Prison no surprise for man who admited cheque scam

James Baillie was jailed for seven months at Falkirk Sheriff Court
James Baillie was jailed for seven months at Falkirk Sheriff Court

James Baillie packed a bag before heading to court last Thursday – expecting he would be going to prison rather than home after his appearance.

And the 37-year-old was not wrong when he was jailed for seven months for being involved in a cheque scam that could have cost a 
company thousands of pounds.

The repeat offender paid a cheque from Macloch Construction Limited of Grangemouth made out for £4250 into his account.

But, although it had been signed by a company director, it made bank staff suspicious and the police were alerted.

Falkirk Sheriff Court was told last Thursday that a number of cheque books held in the company’s office safe had gone missing and police inquiries were ongoing when Baillie tried to deposit one at his branch on November 6 last year.

Officers arrived at his house to take him to the police station for questioning and on the way Baillie asked them: “It’s about the cheque I put into the bank isn’t it?”

He then claimed he had been told by other people who have never been identified that if he deposited the cheque he would be allowed to keep half the money.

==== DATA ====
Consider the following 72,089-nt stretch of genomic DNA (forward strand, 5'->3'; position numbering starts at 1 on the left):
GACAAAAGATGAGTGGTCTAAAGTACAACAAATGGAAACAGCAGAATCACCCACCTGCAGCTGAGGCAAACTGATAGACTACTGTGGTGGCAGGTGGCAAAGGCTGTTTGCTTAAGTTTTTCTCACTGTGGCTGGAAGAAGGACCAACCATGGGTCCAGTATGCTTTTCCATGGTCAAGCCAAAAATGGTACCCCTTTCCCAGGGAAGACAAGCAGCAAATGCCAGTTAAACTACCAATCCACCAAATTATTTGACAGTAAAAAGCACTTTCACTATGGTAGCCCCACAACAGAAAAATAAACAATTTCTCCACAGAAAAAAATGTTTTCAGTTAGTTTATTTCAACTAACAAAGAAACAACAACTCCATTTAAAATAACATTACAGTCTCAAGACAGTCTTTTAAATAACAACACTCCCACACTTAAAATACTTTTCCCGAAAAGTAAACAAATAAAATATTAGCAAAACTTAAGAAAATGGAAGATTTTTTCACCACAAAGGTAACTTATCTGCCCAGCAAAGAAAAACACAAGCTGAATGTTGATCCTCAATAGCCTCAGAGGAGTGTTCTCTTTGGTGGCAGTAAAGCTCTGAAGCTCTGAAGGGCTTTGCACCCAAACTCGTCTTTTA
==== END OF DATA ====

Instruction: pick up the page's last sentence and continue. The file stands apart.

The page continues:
As it turned out, he never saw a penny because the rogue cheque was identified by the bank as stolen and never cleared.

At an earlier court Baillie, from 20F Kerse Road, Grangemouth, had admitted that on November 6, 2015, at the Bank of Scotland, 24 La Porte Precinct, Grangemouth, while acting with others, had presented the cheque as genuine having altered it by inserting an amount of £4250.

Defence lawyer Stephen Biggam said: “It was not the most sophisticated attempt to get money.

‘‘It was an act of desperation that was always likely to fail.

“He had been doing his best to stay out of trouble, but had been facing difficulties for some time.

He added: “He expects the worst and come to court today with his bag.”

Sheriff Caldwell took into account Baillie’s early plea by reducing the jail time by five months.

But he told him: “This was a serious and significant offence that potentially could have seen a company lose a substantial sum of money.

“Given your history there is no prospect whatsoever of a community-based disposal.”